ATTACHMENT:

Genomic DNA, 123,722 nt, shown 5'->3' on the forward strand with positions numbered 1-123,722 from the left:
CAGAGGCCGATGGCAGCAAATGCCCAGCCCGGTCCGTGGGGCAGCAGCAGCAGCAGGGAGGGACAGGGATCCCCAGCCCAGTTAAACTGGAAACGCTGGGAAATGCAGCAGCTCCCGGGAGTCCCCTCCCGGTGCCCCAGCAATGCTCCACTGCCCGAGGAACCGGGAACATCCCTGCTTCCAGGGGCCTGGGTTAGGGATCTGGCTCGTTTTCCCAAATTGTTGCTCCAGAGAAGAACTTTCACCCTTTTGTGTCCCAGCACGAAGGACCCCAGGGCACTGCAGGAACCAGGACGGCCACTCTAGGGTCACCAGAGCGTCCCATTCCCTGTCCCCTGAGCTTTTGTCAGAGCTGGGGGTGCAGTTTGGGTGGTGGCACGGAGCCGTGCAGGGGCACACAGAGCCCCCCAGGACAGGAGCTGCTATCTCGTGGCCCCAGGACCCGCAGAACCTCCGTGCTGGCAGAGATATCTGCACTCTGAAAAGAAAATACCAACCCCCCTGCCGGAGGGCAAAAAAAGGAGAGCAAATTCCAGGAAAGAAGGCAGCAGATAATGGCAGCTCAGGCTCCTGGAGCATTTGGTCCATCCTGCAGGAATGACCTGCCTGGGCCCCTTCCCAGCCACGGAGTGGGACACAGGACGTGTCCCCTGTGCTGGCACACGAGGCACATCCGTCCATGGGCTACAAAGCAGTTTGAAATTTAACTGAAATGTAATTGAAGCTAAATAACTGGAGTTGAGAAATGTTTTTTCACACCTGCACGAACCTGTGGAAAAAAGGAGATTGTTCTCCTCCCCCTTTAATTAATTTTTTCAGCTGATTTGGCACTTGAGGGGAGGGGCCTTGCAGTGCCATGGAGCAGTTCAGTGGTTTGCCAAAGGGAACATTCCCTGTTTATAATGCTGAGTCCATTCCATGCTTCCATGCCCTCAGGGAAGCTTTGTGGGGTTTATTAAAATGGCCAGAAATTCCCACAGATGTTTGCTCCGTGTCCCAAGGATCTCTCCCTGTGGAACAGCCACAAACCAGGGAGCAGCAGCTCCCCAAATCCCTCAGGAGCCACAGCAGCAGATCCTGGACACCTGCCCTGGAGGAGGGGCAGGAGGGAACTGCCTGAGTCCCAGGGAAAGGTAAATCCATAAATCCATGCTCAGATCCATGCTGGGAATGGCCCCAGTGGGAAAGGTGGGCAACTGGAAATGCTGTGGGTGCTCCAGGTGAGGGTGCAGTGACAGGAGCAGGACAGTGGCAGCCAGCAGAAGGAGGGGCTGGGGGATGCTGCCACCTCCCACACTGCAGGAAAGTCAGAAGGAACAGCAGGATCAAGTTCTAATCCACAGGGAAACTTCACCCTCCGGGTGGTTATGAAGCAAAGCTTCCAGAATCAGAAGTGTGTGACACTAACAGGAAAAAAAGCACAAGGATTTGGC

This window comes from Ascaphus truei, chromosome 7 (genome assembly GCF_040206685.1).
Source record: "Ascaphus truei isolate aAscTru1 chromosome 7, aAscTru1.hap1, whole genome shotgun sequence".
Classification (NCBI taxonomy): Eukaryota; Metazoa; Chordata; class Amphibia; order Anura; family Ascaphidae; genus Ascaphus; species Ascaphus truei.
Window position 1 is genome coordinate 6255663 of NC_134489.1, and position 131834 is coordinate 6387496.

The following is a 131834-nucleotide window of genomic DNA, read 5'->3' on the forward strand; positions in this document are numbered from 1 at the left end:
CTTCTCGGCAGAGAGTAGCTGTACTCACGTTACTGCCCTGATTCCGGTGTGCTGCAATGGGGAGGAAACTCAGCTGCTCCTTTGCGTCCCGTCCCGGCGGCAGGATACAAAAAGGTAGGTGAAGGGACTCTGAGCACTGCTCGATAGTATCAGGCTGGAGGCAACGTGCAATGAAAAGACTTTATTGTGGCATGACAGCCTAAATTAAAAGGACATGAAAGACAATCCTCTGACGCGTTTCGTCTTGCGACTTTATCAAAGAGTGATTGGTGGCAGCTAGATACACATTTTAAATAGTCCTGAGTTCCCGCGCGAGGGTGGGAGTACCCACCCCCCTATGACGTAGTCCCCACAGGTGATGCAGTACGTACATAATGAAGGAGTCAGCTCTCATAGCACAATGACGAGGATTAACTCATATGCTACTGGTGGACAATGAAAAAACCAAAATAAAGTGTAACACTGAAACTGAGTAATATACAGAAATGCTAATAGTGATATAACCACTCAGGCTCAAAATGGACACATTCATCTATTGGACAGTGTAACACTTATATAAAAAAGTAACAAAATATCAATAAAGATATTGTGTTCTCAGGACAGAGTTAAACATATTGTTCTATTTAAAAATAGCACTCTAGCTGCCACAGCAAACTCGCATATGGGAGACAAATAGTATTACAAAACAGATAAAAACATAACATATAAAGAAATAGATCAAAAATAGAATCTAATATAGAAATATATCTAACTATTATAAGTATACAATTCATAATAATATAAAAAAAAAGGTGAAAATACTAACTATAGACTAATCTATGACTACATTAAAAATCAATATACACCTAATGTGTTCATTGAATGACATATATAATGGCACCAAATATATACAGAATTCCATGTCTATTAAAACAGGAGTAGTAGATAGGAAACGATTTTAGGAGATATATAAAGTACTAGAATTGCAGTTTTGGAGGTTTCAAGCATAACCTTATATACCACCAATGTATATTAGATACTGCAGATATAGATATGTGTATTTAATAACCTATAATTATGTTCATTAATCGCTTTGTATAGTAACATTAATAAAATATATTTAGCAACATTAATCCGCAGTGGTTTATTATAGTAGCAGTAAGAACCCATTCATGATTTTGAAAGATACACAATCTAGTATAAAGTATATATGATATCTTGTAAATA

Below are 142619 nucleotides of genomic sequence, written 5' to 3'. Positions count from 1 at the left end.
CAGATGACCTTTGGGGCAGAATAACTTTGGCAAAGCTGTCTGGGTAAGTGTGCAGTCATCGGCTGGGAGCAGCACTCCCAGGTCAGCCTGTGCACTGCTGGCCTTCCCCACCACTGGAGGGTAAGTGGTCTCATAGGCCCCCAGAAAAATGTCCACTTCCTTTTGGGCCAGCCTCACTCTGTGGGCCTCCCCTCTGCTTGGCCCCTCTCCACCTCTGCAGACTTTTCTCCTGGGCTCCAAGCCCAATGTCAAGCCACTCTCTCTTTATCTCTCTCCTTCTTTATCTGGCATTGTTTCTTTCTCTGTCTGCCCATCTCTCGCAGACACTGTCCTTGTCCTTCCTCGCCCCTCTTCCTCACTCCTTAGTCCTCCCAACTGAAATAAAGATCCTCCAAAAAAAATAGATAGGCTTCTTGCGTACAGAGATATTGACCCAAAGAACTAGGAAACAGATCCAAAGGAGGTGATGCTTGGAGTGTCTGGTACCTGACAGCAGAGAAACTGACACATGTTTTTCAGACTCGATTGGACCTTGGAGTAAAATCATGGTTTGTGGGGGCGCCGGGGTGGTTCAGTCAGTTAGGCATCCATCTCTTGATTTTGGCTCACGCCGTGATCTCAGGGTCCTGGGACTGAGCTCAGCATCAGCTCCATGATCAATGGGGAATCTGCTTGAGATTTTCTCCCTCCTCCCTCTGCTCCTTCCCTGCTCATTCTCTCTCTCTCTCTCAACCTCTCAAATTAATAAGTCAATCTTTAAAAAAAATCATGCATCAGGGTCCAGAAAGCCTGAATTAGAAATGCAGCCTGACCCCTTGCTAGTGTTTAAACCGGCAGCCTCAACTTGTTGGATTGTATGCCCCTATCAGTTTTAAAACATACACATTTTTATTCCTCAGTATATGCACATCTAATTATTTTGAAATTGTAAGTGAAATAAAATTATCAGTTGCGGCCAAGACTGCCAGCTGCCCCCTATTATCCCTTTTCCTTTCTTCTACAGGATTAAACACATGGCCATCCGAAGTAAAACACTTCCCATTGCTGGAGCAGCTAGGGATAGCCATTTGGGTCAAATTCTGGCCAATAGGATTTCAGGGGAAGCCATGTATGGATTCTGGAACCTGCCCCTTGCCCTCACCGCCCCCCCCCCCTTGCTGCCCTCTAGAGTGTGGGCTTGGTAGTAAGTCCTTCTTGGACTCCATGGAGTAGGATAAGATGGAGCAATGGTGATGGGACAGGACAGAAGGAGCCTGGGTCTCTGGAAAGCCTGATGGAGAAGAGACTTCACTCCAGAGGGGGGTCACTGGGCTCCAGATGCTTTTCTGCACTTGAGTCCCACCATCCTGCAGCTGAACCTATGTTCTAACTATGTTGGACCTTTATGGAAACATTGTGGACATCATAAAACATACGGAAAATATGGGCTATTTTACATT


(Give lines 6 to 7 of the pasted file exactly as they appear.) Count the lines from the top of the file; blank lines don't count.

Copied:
Window position 1 is genome coordinate 6255663 of NC_134489.1, and position 131834 is coordinate 6387496.

The following is a 131834-nucleotide window of genomic DNA, read 5'->3' on the forward strand; positions in this document are numbered from 1 at the left end: